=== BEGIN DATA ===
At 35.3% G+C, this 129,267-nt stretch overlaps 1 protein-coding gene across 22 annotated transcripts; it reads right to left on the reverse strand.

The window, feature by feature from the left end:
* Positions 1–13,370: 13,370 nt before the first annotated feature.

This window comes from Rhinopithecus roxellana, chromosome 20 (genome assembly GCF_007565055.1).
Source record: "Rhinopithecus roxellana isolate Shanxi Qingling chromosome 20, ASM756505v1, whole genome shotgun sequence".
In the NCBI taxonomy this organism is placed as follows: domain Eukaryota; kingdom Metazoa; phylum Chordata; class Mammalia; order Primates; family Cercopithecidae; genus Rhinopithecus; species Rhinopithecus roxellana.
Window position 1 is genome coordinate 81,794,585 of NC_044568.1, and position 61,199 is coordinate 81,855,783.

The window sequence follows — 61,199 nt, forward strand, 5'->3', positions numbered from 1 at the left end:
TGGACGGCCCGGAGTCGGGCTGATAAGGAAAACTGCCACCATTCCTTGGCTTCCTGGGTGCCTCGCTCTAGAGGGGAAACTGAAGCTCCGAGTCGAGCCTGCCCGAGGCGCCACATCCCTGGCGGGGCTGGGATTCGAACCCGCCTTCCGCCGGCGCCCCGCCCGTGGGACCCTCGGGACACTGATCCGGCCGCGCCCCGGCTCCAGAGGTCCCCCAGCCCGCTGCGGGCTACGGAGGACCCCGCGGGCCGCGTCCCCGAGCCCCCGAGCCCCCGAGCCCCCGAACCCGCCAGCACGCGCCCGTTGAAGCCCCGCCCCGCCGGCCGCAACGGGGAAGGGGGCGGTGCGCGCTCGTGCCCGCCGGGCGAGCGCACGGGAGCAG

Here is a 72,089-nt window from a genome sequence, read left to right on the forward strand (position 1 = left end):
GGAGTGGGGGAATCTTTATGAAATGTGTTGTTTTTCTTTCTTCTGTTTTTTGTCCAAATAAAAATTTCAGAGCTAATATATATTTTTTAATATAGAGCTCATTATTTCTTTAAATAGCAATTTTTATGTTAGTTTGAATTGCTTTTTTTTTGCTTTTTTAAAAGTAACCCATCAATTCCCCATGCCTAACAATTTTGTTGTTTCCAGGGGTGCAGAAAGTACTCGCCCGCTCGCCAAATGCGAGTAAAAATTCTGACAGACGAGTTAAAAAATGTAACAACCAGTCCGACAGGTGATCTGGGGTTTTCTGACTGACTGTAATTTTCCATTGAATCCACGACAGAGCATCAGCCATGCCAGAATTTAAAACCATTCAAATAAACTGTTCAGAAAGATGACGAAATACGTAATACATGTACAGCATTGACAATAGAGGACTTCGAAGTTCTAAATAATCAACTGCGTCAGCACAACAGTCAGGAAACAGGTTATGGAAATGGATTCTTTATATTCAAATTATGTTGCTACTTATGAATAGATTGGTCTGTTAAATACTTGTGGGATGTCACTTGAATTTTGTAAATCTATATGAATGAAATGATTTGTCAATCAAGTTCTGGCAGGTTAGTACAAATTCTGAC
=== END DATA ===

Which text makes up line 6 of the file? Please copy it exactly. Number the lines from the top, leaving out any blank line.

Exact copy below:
In the NCBI taxonomy this organism is placed as follows: domain Eukaryota; kingdom Metazoa; phylum Chordata; class Mammalia; order Primates; family Cercopithecidae; genus Rhinopithecus; species Rhinopithecus roxellana.